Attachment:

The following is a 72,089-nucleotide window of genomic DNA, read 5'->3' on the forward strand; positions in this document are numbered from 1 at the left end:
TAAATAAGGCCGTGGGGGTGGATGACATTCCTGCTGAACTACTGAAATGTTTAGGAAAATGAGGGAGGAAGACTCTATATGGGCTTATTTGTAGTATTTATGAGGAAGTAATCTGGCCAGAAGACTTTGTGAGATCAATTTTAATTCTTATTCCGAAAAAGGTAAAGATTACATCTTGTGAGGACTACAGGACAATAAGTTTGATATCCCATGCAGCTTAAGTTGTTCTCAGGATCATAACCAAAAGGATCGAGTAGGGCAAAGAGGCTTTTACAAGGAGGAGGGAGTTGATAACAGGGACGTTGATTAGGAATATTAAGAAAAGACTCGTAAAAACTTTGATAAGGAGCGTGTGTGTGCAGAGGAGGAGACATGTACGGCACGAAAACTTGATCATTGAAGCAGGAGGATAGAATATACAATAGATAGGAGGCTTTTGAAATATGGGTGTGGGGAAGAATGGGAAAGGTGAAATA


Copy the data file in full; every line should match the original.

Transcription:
The following is a 72,089-nucleotide window of genomic DNA, read 5'->3' on the forward strand; positions in this document are numbered from 1 at the left end:
TAAATAAGGCCGTGGGGGTGGATGACATTCCTGCTGAACTACTGAAATGTTTAGGAAAATGAGGGAGGAAGACTCTATATGGGCTTATTTGTAGTATTTATGAGGAAGTAATCTGGCCAGAAGACTTTGTGAGATCAATTTTAATTCTTATTCCGAAAAAGGTAAAGATTACATCTTGTGAGGACTACAGGACAATAAGTTTGATATCCCATGCAGCTTAAGTTGTTCTCAGGATCATAACCAAAAGGATCGAGTAGGGCAAAGAGGCTTTTACAAGGAGGAGGGAGTTGATAACAGGGACGTTGATTAGGAATATTAAGAAAAGACTCGTAAAAACTTTGATAAGGAGCGTGTGTGTGCAGAGGAGGAGACATGTACGGCACGAAAACTTGATCATTGAAGCAGGAGGATAGAATATACAATAGATAGGAGGCTTTTGAAATATGGGTGTGGGGAAGAATGGGAAAGGTGAAATA